c. Religion News Service 2012
Reprinted with permission
WASHINGTON (RNS) Hutterite bishops say a new National Geographic reality series that follows the members of a rural Montana colony gives a "distorted and exploitative version" of life inside a little-known Christian sect.
The controversy led Hutterite bishops to issue their first-ever press release, said Canadian journalist Mary-Ann Kirkby, a one-time Hutterite who is working with the bishops in Montana's King Ranch Colony.
The June 14 statement, issued by three Hutterite bishops, accused the National Geographic Channel of presenting a “distorted and exploitative version of Hutterite life that paints all 50,000 Hutterites in North America in a negative and inaccurate way.”
The 10-episode “American Colony: Meet the Hutterites” follows the 59 members of the King Ranch Colony, showing them drinking, swearing, and shooting guns, all in violation of the sect's pacifist and pietist Christian beliefs.
While Hutterites embrace some modern technologies, such as farm equipment for large-scale agriculture, the introduction of TV cameras -- along with television and Internet access -- has created a rift among Hutterites.
In a statement, National Geographic said the show captures this rift in presenting “a truthful representation of the struggle between the younger generation and the colony leaders.”
Kirkby called it another example of the digital age “wreaking havoc” on Hutterite society.
“King Ranch has had its challenges keeping the faith, so it was a very vulnerable people to begin with,” said Kirkby, the author of the 2010 memoir, "I Am Hutterite." “And you combine that with people who are really naive and innocent…they’re just ripe for exploitation.”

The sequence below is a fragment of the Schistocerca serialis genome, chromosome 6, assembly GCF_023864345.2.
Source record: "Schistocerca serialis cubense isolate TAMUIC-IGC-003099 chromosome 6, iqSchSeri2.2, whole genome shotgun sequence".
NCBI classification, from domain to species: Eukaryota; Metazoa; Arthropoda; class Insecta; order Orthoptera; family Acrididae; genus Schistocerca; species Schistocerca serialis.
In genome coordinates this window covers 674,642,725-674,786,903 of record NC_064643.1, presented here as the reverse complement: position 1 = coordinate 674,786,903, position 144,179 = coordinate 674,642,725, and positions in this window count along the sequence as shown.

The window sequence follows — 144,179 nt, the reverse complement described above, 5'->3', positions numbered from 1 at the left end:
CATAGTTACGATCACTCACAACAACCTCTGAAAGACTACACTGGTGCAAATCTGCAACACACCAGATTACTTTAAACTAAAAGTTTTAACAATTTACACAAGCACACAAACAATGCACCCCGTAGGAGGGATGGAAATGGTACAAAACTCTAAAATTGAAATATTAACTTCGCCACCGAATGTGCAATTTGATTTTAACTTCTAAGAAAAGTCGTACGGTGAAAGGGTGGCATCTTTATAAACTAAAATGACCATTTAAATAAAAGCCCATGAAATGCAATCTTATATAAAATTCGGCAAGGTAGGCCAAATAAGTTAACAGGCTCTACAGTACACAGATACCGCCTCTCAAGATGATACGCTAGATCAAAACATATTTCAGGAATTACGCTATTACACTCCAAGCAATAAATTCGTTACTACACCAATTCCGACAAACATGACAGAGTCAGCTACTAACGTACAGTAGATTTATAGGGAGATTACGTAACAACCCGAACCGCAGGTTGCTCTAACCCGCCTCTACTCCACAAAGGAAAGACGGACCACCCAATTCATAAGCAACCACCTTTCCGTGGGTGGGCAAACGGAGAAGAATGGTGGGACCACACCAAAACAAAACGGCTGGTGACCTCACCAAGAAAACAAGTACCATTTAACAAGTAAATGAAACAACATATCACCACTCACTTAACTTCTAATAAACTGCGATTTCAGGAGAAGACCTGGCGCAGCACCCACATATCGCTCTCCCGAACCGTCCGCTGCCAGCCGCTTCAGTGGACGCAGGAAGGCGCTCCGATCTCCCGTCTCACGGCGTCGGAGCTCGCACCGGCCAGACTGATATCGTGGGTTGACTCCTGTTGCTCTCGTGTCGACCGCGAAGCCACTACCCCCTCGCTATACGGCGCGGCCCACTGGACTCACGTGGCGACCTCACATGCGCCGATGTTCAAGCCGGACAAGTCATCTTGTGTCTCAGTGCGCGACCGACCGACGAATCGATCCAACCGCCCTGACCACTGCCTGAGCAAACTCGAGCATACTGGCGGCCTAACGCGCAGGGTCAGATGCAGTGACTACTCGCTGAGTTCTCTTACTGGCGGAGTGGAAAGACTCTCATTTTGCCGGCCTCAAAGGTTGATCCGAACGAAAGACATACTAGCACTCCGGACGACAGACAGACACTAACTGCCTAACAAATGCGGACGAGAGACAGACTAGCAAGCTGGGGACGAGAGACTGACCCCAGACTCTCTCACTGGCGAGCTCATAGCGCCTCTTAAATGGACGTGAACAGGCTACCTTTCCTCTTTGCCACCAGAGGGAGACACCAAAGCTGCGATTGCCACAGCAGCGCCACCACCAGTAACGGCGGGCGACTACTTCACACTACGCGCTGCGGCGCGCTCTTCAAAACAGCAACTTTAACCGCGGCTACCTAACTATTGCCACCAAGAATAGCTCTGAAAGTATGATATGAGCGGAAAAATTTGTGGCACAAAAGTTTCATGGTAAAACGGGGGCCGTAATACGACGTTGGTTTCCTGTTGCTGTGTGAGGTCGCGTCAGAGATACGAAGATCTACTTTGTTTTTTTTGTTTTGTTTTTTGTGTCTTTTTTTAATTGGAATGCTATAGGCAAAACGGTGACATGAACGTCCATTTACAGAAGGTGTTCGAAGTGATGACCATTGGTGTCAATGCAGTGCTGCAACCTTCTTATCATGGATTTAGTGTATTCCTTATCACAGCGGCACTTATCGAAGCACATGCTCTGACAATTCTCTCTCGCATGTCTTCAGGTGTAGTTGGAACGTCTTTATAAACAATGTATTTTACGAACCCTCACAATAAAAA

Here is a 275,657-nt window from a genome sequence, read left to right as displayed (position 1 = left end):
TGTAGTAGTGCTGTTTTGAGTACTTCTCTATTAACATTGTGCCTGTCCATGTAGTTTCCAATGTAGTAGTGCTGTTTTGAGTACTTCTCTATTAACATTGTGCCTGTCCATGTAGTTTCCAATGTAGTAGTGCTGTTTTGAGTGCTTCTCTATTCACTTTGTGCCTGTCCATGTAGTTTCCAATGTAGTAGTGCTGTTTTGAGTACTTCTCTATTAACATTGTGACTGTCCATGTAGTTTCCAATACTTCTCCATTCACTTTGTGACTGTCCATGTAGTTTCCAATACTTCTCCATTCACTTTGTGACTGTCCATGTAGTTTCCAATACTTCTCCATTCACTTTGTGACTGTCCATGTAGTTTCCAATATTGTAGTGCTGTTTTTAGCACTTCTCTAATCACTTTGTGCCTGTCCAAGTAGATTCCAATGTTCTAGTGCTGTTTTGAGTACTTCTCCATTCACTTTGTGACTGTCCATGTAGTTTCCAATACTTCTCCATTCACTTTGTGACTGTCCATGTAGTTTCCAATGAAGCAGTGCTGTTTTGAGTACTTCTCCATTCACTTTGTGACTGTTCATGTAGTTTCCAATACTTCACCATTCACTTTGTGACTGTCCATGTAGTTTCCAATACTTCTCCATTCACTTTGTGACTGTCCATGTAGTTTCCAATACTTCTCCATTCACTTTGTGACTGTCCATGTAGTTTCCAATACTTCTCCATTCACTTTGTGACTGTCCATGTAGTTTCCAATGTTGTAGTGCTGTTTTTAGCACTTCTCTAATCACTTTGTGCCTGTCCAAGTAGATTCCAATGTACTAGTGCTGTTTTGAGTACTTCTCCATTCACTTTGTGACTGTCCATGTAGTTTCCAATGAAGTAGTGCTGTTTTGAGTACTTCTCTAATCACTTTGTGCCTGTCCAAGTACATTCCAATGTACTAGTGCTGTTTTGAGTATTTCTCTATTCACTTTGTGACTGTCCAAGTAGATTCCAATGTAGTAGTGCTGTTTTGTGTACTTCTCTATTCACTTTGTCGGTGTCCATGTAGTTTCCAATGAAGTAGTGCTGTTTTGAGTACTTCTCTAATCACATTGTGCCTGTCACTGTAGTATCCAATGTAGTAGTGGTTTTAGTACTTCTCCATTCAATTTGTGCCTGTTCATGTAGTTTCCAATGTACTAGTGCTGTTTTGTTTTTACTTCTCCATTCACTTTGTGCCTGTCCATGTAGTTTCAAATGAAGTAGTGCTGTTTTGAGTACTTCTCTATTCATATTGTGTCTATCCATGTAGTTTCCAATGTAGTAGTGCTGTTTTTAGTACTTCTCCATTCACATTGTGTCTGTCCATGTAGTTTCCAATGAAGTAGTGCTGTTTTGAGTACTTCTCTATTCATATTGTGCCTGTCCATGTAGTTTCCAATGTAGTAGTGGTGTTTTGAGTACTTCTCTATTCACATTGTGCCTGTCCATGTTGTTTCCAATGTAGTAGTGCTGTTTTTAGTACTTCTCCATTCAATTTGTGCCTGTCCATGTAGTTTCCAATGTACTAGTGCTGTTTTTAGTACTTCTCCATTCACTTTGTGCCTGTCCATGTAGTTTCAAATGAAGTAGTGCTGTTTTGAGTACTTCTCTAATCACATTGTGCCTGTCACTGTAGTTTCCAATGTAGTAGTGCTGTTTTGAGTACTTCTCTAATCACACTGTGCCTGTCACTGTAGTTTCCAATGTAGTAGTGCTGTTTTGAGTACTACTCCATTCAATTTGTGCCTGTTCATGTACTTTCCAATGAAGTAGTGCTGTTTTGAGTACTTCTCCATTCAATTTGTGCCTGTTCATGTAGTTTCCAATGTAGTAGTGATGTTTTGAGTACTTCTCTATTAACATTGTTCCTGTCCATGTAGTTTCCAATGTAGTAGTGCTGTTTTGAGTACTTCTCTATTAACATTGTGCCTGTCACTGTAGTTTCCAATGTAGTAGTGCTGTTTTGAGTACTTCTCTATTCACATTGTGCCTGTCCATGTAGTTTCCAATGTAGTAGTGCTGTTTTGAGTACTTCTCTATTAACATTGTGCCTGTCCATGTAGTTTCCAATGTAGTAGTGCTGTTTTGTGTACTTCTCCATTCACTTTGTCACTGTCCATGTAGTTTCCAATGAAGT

Kirkby said the Hutterite community “feels very embarrassed and betrayed when watching the show.”
“We are not Utopia. We have more struggles than we wish we did. We are like everyone else, but we are also trying to live a meaningful Christian life,” Kirkby said.
The National Geographic Channel said in a statement that the production partner Collins Avenue “went to great lengths to work closely with the colony leaders on all aspects of production so as to ensure an authentic and accurate portrayal of their daily lives.”
The bishops, who have jurisdiction over the colonies, argued that they should have been consulted first. They also accused the company of contriving scenes, which National Geographic denied.
The Hutterite Brethren is an Anabaptist sect whose members live in small communities in western Canada and the United States. Like the Mennonites and the Amish, Hutterites are known for their traditional language, clothing, and beliefs.
Unlike other Anabaptists, Hutterites live communally in imitation of Jesus’ early followers as described in the book of Acts. Hutterites share possessions among the community and are not paid wages. They eat communally in a dining hall, and daily prayer services form the core of their devotional life.
Hutterites have faced internal strife and external scrutiny since they emerged from the political and religious turmoil of the 16th century Reformation.
Arising out of the Anabaptist reformers in Moravia (modern-day Czech Republic), Hutterites faced continual persecution for their beliefs in adult baptism and pacifism.
In the 1870s, 18,000 Hutterites traveled to America and settled mainly in the Canadian provinces of Alberta, Manitoba, and Saskatchewan, and in Montana and South Dakota in the United States.
Today there are an estimated 45,000 Hutterites in North America, living in 462 colonies.
Evolving technology continues to be a point of contention for Hutterites, Kirkby said.
“This is the biggest challenge of Hutterites today: can we survive with the Internet and the whole world knocking at our door?”